If there’s one thing you should know about me, it’s that I love Christmas , so much so that my dad once described me as “the spirit of Christmas personified”. So when I succeeded in convincing my parents that we should go on a European Christmas market city break to Cologne this December, I was ecstatic.
I chose Cologne because it seems to me a city that matches my enthusiasm for Christmas, having seven different markets throughout the city. My parents however, who are lesser Christmas-lovers than me, chose Cologne on the basis that there are things to do that are not just Christmas-related. If you’re also a bit of a grinch, I’m sure you’ll be glad to hear this.
So having set our hearts on Cologne, our trip started not so bright but very, very early at 6:00am, when we left to start driving down to the Channel Tunnel. 11 hours, half the Harry Potter films and a lot of Christmas music later (there were quite a few delays on the road) we finally arrived.
The Neumarket was filled with charming wooden cabins and trees decorated with stars, and the Rudolfplatz was designed almost as a Santa’s village, whereas the Stadtgarden’s food market style showed that it was clearly more geared towards adults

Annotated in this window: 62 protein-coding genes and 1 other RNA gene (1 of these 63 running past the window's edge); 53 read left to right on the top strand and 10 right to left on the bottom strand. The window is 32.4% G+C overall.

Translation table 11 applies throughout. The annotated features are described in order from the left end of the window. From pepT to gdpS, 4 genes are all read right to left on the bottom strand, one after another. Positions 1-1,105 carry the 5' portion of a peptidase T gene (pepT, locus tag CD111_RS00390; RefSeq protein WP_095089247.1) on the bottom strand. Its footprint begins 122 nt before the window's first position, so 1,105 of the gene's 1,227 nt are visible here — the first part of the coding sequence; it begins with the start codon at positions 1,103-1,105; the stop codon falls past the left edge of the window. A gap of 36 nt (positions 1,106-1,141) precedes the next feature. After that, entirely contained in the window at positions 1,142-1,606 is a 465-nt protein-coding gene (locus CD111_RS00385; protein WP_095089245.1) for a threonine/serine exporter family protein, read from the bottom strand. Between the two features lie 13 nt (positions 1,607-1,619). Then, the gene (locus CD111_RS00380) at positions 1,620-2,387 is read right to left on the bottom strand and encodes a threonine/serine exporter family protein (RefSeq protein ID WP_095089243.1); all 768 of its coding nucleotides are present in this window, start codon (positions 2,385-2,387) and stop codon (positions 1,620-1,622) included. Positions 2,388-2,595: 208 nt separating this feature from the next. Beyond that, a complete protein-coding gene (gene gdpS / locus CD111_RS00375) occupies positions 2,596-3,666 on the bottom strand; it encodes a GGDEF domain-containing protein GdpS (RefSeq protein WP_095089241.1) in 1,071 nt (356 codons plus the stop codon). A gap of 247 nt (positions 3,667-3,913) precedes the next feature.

My Christmas spirit was somewhat dampened however when we went to explore the first Christmas market that night. Of Cologne’s seven Christmas markets, there are three main ones: the Cathedral market, the Altermarkt (Old Market) and the Neumarkt. We figured that since we’d been snacking all day in the car we didn’t really need a proper meal, and so would pick up some food from the Cathedral market instead. Although we arrived on a Saturday night – perhaps foolishly – I didn’t expect the market to be as busy as it was. The crowds were so huge that you couldn’t really work your way through them, and I feared that if all the markets were like this, it wasn’t going to be the dream Christmas market holiday I had hoped for.
I’m glad to say that the next two days were much better. We started off our first full day with a visit to the Museum Ludwig, Cologne’s modern art museum. The museum is known for its extensive collection of Picasso’s, but also has a brilliant pop art exhibition, and is well-worth a visit for any modern art-lover, or to simply keep you out of the cold.
After this we headed off to the markets. What surprised me about Cologne was that despite the vast number of markets there, they managed to not all blur into one another as each really did have its own personality. The Neumarket was filled with charming wooden cabins and trees decorated with stars, and the Rudolfplatz was designed almost as a Santa’s village, whereas the Stadtgarden’s food market style showed that it was clearly more geared towards adults.
All I can say is that the Altermarkt market alone was worth the drive, it made all my Christmas wishes come true